Billionaire Elon Musk has triggered a corporate drama of epic proportions with the ongoing saga to acquire social media giant Twitter. In the latest development, Twitter announced that it would adopt a limited duration shareholder rights plan—informally known as a 'poison pill'—to thwart any hostile takeover attempts.
What is the backstory of all this?
Musk, a mercurial entrepreneur, has long been taking Twitter to task, saying the company wasn't living up to its potential as a platform for free speech. Musk, who—as recently as March—was publicly mulling starting his own social media site, had instead accumulated 9 per cent of Twitter stock and turned the company's biggest shareholder. Only Vanguard Group's suite of mutual funds and ETFs controls more Twitter shares. Twitter had then announced that Musk would be joining in the board of directors, but it did not materialise.
Instead, Musk launched a takeover bid, proposing to buy the remaining shares of Twitter that he doesn't already own. He had offered $54.20 per share of Twitter's stock. He called that price his best and final offer. "I invested in Twitter as I believe in its potential to be the platform for free speech around the globe, and I believe free speech is a societal imperative for a functioning democracy," Musk said in his regulatory filing. "However, since making my investment, I now realise the company will neither thrive nor serve this societal imperative in its current form. Twitter needs to be transformed as a private company," he had said.
Why would Musk attempt a takeover?
An equity cap which comes with the board position would prevent Musk from launching any takeover bids of Twitter. As long he remained on the board, Musk would be prohibited from amassing more than 14.9 per cent of Twitter’s stock, according to the agreement. That led him to decline the board seat.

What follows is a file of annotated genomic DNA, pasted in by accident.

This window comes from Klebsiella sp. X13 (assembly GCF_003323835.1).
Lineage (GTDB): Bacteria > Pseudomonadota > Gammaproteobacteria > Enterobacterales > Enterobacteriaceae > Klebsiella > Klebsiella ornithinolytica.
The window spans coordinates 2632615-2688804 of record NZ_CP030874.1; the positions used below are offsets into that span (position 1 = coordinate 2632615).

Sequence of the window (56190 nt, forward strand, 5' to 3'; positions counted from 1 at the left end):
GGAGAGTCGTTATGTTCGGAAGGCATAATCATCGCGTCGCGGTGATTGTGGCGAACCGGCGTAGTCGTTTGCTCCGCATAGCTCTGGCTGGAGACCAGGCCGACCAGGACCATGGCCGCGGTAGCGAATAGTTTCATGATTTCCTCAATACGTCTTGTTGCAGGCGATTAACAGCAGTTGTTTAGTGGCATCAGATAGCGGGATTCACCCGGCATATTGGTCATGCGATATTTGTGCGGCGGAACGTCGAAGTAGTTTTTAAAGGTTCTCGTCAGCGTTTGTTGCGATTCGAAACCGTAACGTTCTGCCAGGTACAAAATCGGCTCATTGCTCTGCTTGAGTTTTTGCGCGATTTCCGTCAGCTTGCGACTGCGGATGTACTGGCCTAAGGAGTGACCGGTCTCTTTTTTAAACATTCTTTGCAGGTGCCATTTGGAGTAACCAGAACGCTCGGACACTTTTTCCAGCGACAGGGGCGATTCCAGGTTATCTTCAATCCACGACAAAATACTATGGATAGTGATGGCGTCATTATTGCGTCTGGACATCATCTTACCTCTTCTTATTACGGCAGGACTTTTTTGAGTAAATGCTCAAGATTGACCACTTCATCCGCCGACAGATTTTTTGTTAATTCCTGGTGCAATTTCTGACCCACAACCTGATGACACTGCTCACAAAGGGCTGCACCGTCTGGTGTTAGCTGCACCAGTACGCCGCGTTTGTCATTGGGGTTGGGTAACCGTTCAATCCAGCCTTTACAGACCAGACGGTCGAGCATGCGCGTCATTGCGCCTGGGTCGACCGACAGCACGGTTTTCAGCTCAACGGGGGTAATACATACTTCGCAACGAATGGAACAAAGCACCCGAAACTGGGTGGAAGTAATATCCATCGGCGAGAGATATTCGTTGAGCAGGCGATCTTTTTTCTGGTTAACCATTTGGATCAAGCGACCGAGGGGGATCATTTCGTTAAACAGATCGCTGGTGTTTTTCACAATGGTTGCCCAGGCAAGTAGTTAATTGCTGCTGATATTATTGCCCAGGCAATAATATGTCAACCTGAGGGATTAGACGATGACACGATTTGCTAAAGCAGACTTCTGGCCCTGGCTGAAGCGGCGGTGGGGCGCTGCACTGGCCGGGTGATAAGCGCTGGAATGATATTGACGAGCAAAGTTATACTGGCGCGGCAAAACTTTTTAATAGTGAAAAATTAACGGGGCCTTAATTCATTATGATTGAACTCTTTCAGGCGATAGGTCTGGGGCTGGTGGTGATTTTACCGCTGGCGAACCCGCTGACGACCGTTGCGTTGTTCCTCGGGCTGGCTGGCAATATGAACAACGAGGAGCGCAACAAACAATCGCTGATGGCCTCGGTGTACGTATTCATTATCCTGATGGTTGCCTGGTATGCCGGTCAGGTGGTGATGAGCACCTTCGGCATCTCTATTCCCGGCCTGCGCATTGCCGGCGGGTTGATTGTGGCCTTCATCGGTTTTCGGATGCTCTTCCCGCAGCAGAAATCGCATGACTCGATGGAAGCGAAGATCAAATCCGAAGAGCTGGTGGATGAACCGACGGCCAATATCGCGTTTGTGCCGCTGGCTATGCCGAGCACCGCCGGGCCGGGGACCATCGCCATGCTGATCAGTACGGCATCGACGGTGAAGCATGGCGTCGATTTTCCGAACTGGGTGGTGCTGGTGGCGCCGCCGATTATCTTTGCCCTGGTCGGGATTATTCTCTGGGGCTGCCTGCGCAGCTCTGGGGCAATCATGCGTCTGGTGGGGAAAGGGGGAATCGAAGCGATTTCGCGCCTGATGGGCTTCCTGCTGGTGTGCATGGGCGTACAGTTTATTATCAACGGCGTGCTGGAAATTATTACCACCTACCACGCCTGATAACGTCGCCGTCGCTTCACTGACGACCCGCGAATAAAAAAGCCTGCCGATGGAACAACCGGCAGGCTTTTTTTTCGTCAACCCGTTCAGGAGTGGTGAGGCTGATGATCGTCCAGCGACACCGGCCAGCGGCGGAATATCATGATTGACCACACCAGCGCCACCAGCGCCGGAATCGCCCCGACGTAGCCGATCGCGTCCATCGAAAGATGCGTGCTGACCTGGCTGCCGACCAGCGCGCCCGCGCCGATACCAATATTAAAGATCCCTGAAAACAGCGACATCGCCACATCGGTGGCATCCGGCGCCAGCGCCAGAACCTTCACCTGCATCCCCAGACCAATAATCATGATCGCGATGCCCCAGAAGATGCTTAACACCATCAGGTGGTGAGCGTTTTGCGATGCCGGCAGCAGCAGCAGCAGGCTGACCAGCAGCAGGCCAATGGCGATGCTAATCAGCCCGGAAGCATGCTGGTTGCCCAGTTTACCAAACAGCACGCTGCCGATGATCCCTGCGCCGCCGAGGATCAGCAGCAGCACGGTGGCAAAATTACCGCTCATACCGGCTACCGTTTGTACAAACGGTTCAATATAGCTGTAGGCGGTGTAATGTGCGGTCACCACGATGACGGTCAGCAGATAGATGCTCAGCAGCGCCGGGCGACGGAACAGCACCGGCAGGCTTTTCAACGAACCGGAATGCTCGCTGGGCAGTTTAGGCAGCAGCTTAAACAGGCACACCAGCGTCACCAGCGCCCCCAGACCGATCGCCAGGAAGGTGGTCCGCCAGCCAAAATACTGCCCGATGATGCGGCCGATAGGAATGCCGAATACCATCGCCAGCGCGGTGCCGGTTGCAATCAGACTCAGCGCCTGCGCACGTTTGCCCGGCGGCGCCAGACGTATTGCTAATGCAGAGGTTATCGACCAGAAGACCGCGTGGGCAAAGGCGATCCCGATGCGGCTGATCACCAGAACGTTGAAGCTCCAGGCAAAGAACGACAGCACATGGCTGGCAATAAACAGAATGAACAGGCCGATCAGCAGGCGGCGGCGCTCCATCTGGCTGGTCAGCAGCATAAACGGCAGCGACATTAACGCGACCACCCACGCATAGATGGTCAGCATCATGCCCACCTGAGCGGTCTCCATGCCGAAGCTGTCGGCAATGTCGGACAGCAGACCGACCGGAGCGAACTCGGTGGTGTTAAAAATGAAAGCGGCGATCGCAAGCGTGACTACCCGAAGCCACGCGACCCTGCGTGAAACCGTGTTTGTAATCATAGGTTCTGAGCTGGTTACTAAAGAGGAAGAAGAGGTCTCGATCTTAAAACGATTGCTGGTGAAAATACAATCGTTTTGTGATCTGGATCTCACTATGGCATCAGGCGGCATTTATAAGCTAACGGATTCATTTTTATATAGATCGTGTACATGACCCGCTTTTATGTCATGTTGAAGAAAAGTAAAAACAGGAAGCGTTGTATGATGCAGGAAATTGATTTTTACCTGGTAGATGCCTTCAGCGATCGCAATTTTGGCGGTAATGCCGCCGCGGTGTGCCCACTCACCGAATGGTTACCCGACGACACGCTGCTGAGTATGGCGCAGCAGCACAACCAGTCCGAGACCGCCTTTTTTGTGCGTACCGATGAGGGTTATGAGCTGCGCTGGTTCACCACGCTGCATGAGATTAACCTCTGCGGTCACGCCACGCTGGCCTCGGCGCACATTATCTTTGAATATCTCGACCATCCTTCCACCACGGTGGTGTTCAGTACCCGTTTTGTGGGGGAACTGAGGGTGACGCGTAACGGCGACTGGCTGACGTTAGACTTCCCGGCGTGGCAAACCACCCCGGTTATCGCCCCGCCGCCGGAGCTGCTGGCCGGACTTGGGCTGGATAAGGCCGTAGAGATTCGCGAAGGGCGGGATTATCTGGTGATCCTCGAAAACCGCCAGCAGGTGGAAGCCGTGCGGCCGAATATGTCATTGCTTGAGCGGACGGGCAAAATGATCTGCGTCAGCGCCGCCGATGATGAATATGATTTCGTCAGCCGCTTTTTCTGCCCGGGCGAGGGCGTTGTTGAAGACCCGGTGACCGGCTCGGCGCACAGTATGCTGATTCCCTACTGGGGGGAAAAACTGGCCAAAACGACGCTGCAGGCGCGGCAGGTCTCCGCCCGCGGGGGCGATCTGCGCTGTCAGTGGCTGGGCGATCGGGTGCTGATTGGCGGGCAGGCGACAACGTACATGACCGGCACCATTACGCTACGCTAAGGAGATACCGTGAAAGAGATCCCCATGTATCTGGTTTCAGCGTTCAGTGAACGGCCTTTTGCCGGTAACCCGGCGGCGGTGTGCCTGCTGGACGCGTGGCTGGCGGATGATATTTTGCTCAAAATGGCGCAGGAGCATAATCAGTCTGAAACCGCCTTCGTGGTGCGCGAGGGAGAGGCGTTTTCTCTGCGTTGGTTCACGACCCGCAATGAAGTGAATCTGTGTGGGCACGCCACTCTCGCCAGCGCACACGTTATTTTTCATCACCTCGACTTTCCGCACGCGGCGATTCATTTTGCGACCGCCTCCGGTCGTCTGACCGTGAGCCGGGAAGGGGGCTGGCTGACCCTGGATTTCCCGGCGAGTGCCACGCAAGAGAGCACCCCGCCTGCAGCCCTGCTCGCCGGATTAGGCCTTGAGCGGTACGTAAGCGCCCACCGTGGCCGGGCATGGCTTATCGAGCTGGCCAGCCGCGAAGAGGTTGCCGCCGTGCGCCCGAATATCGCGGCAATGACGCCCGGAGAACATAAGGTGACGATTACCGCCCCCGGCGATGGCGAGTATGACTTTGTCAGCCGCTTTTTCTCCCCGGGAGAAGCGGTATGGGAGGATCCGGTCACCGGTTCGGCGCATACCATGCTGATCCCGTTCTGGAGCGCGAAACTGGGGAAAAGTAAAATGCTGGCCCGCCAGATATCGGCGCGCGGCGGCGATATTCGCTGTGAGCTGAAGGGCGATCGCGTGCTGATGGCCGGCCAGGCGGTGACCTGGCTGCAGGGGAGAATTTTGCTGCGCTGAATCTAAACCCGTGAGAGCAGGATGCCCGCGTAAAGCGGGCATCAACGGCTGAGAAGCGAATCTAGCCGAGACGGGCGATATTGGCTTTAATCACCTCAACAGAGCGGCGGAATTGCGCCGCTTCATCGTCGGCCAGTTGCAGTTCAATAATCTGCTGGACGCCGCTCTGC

What is Musk's gameplan here?
The Twitter board is stuck between a rock and a hard place. There is reported to be massive anger within the company against Musk's more libertarian approach to social media and free speech—one report claimed there were worries amongst employees that formerly banned users like ex-US president Donald Trump could make a comeback on the platform.
At the same time, Musk's take-it-or-leave-it bid is a hefty 35 per cent premium (compared to April 1 close price of Twitter), and rejecting the offer could open the Twitter board to all sorts of litigation from other shareholder groups. If you are a board member in a public company, you have a fiduciary responsibility to act in the best financial interests of shareholders—Musk has already warned that he will exit his stock positions if the takeover bid is rejected, and this dump could lead to a heavy dip in the share values. And, what Musk was offering was a "generous" bid.
At the same time, other experts have opined that Musk could have played his hands a little too early, as the Twitter board could point out his "threat" to "dump the stocks" as a bulwark against lawsuits after rejecting the takeover bid.
What is a 'poison pill'?
Known formally as a shareholder rights plan, the 'poison pill' would essentially give rights to existing shareholders to purchase additional shares at a discount, which would dilute the ownership of the party launching the hostile takeover bid. The poison pill will be triggered if anyone amasses a stake on Twitter of more than 15 per cent.
There is a reason why it is called a 'poison' pill though. This is a very unpopular move among shareholders because there would be a flood of new shares and they would face an erosion of value themselves, even as the hostile party's stake is diluted.
Typically, a poison pill is a measure to buy time for the company being acquired. The Twitter board has not shut Musk's offer down, and has left the door open for "negotiations".
More information will be known only on Twitter's regulatory filings, which could take some time to emerge in the public sphere.
How can Musk overcome the 'poison pill'
As DailyMail reported, Musk might still be able to pursue a takeover through what is known as a tender offer—a direct appeal to shareholders to purchase their stock at a prescribed price, typically above current market value, at a specific time. This could help Musk gain more than 50 per cent shares, and hence control of the company.
Musk had responded in a tweet: “If the current Twitter board takes actions contrary to shareholder interests, they would be breaching their fiduciary duty. The liability they would thereby assume would be titanic in scale.”